Moving Beyond Crisis
Last April, Luisa Gutierrez thought she was going to The Salvation Army in New Haven, Conn., to simply pick up a few vegetables for her guinea pig.
She got her vegetables, but she also found an entirely new life for herself and her 9–year–old twin boys when a case manager pulled her aside and told her about a new program called Pathway of Hope (POH).
“Everything changed that day,” Gutierrez says with a smile that brightens her face. “It was exactly what I needed in that moment.”
Stella Guitandjiev, the POH case manager in New Haven, said Gutierrez was a “perfect fit” for the program.
“She was eager to learn more, move forward with her life, and find a better life for her and her children,” Guitandjiev said.
Guitandjiev and Gutierrez set seven or eight goals. While Gutierrez is a self–motivator, Guitandjiev said she encourages her client to keep moving.
“We are working together,” Guitandjiev said. “She is working toward her GED and would like to take Certified Nursing Assistant (CNA) classes.”
Meanwhile, Gutierrez’s two sons attended Camp CONNRI and the summer program at the New Haven Corps. They also attend the corps on Sundays and go to the after–school program.
The road has been difficult for Gutierrez, who is lucky to be alive.
She grew up in the Dominican Republic and lived in Puerto Rico before coming to the United States in 1992 at age 18.
While living in Danbury, Conn., Gutierrez suffered through an event that caused her great trauma.
On her own
Three years ago, she left Danbury, her home for 10 years, and moved to New Haven.
“I said, ‘Let me go and change my life and do everything new.’ I didn’t want to stay in Danbury, where everyone knew me. When I moved to New Haven, I didn’t know anybody.”
Gutierrez initially went to a shelter for battered women in New Haven, but was anxious to get into permanent housing. She was aware of The Salvation Army from her days in Danbury and had received Christmas gifts and other help there.
She is a big believer in the POH program she found in New Haven.
“It’s the best,” she said. “It’s very good. If you really need help, if you work together with them, they have many different things to help you change your life.”
Gutierrez has also received practical needs from The Salvation Army, including clothing, coats, and bus transportation, but the case management has made the difference.
Finding hope and help
“It’s not only the immediate things you need,” she said. “You receive more than that.”
Gutierrez said she also found support, a church for her sons Kendrick and Kenneth, and relationships. Guitandjiev is more than a case manager; she takes an interest in the life of each client.
For example, Gutierrez was recently offered a seasonal cleaning job at Yale University in New Haven and Guitandjiev urged her to take the job to boost her resume and future job prospects.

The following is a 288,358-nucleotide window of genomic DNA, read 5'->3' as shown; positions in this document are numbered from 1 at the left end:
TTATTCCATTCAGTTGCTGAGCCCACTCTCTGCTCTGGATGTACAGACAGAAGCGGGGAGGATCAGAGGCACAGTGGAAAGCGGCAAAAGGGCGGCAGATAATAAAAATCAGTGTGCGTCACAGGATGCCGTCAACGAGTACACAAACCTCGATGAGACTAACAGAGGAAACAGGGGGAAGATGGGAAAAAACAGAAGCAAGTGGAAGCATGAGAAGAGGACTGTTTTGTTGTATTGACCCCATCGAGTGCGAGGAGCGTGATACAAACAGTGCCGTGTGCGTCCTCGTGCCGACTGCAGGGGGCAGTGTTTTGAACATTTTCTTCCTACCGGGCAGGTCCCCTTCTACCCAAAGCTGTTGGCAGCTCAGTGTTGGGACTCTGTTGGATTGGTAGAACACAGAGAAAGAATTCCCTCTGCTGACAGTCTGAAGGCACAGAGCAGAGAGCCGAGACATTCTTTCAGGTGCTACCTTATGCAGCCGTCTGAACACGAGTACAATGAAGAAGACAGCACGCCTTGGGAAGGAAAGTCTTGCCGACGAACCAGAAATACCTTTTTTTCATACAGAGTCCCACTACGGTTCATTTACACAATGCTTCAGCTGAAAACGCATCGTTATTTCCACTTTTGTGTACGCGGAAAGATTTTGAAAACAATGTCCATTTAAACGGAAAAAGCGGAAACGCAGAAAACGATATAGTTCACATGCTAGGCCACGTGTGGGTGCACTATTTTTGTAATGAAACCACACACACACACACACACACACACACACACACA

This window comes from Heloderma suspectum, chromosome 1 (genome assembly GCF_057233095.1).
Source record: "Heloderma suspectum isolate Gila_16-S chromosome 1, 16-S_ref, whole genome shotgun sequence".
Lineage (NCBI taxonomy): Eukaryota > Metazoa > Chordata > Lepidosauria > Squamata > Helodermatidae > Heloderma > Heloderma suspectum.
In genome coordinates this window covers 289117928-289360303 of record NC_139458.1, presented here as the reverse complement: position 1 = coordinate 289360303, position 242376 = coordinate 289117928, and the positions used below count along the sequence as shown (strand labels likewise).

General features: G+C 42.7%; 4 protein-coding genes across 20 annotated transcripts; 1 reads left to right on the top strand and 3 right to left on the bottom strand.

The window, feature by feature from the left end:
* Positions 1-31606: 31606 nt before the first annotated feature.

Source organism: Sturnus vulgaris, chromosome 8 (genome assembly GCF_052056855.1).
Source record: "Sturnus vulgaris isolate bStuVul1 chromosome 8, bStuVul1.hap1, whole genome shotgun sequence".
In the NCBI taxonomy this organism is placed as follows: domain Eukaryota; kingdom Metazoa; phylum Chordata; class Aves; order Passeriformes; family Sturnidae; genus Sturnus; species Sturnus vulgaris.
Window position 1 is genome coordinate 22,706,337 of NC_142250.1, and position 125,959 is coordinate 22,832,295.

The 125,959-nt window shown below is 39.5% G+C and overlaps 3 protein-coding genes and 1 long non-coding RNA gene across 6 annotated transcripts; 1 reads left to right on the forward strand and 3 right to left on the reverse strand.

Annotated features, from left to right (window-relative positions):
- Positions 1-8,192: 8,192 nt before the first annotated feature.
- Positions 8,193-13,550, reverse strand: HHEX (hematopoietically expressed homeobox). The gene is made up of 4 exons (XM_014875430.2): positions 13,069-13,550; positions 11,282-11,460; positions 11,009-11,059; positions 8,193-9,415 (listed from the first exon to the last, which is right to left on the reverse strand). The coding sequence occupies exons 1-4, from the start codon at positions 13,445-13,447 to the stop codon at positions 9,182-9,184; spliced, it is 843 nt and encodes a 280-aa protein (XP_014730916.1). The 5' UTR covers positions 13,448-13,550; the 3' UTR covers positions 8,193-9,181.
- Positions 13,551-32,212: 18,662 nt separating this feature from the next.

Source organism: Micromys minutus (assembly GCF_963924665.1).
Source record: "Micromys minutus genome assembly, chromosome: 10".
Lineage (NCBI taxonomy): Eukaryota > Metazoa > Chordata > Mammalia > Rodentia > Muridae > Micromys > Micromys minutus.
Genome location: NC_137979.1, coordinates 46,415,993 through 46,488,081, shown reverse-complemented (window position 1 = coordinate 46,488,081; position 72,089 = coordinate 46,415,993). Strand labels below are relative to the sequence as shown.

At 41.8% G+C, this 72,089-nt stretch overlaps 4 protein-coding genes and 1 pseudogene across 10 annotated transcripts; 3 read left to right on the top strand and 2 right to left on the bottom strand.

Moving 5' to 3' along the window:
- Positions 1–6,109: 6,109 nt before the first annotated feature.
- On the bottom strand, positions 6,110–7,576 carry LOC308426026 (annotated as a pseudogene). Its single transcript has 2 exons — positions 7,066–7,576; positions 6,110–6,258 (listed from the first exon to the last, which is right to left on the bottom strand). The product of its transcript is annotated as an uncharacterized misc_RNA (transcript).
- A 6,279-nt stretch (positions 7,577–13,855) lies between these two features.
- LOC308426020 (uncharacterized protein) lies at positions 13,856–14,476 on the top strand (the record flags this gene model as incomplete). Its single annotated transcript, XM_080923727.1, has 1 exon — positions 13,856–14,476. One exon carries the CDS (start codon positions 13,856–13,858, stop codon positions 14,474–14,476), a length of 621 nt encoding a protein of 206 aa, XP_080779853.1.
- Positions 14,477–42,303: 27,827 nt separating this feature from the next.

“When I see people interested in my life and wanting to see me do well, I feel better. Everything you need, no matter what it is, they are there for you. I thank Stella every day for everything.”
Isaiah Salafia, the former regional coordinator for POH in the Southern New England Division, said more than 70 families have been enrolled in POH across Connecticut.
POH operates in New Haven, Bridgeport, and in Meriden, Connecticut.
“Even though we only have three locations, we can work with up to 60 families at any given time,” Salafia said.
In New Haven alone, Guitandjiev has enrolled 31 families, representing 111 people.
“New Haven is really the hub for Southern New England,” Salafia said. “It’s demographics are diverse. We see an equal mix of Latino, African American, Caucasian, and Asian families.”
While most people are used to leaving with something tangible such as a bag of food or diapers, Salafia said POH takes a more long–term approach.
“It’s difficult to get them to understand this is a new approach, not just for corps individually, but for The Salvation Army as a whole,” he said. “We’re trying to work over a long period of time.
Building into lives
“It’s a work in progress. We’re obviously learning as an Army, as individuals, and as case managers, but it’s going incredibly well. The results we’re seeing, particularly in regard to the loss of inter–generational poverty, are great.”
Salafia, who was recently named POH coordinator for the Eastern Territory, worked in disaster relief before his post in Southern New England. He would see victims during a crisis, but usually never again.
“It was very fulfilling, but three months down the road, I wasn’t sure if they were going to be okay,” he said. “Having them in Pathway of Hope, and working with them for six months to two years, bolsters the clients and families.”
Guitandjiev said she counsels many single mothers who are smart and have potential.
“They just need someone to push them a little bit,” she says. “I’m going to call you and I’m going to bother you.’ I’m really annoying.
“I keep telling them, ‘You’re smart. You can do it. Just put in a little more effort. You’re almost there.’ But some of them give up and disappear. They switch phones and I can’t reach them. They don’t have any support. For them to see someone like Luisa, is a big plus. It helps them buckle down and put in the extra work.”
It’s all worth it
Gutierrez says her life today is fulfilling and rich as she watches her sons, who are junior soldiers, gather their Bibles on Sunday morning and excitedly head to church.
“When I feel sad, I look at my sons and I feel better,” Gutierrez said.
“You never know when God has something for you. Be ready. God has something very different from what you expect, but it might change your life.”
by Robert Mitchell